I am a doctoral candidate in Security Studies at Kansas State University. I served
24 years as an infantryman in the United States Army including combat deployments to Iraq
that required tactical level one-on-one diplomatic engagement, at times with strategic
level implications. Service in Iraq when efforts at nation building and reconciliation
were in high gear allowed me to witness firsthand the importance of engaging the enemy in
dialogue for effective conflict resolution. 

After retirement in 2011, I began studies at Kansas State University, where my research
interests are informed by my military service and the diverse research interests of the
Security Studies faculty. Primary interests include diplomacy, human rights, and conflict
resolution. Dissertation research has just begun, and is focused on the role of religion
in shaping the future of United States foreign policy in an increasingly Islamic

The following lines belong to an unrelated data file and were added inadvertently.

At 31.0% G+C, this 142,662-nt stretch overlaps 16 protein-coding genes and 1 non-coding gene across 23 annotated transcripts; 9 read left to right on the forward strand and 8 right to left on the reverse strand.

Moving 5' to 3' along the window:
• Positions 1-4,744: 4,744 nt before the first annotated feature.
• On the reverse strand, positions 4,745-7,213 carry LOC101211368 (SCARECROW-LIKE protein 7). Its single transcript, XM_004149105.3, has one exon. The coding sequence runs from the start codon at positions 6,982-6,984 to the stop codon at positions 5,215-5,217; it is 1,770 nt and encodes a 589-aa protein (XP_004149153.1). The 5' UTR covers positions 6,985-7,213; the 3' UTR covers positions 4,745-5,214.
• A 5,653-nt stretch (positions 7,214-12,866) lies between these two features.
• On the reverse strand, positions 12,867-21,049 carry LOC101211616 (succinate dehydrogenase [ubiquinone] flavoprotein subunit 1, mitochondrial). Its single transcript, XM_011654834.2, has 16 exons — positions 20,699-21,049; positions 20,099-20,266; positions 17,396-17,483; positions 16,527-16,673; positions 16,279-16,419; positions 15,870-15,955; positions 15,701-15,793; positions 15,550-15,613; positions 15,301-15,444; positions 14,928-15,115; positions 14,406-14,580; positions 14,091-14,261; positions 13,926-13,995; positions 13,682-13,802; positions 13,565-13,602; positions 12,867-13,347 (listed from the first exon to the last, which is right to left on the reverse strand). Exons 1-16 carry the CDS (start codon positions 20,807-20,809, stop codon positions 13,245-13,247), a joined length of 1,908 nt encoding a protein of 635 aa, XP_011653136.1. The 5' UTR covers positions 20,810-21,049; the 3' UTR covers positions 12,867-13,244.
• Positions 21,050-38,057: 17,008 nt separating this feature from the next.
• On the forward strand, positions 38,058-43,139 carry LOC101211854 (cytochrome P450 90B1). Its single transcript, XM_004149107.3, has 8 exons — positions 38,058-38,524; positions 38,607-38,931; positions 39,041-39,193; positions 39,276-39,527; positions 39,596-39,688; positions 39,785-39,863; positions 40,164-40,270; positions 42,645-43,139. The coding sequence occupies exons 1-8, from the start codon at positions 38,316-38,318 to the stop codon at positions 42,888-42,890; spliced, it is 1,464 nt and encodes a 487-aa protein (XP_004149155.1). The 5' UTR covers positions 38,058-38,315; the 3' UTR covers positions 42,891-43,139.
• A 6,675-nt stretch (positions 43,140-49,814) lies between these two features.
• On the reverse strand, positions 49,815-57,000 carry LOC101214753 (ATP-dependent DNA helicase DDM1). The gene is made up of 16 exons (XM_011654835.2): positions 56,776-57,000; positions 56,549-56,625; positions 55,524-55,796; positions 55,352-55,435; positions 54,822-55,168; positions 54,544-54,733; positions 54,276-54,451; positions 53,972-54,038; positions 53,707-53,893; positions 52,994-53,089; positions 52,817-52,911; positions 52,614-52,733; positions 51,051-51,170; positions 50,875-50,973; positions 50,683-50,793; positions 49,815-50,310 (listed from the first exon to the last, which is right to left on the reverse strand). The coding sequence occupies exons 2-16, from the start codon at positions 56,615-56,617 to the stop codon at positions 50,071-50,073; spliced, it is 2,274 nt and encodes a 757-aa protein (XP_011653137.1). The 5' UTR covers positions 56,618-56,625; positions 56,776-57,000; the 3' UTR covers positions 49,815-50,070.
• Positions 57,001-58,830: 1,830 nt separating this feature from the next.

post-Arab Spring Middle East. 



Force Multipliers: Conditional Effectiveness of Military and INGO Human Security Interventions (with Sam Bell, Amanda Murdie, and Patricia Blocksome), Journal of Human Rights (2014)


The Syrian Crisis of 1957 : A Lesson for the 21st Century, CPD Perspectives on Public Diplomacy (2013)



Evaluating Operational Maneuver in a Computer Aided Exercise, Master's Thesis, Naval Postgraduate School (1996)

Primary Source cited in Parry, Sam; McAnemy, Michael; Dromerhauser, Richard, “Applications of the universal joint...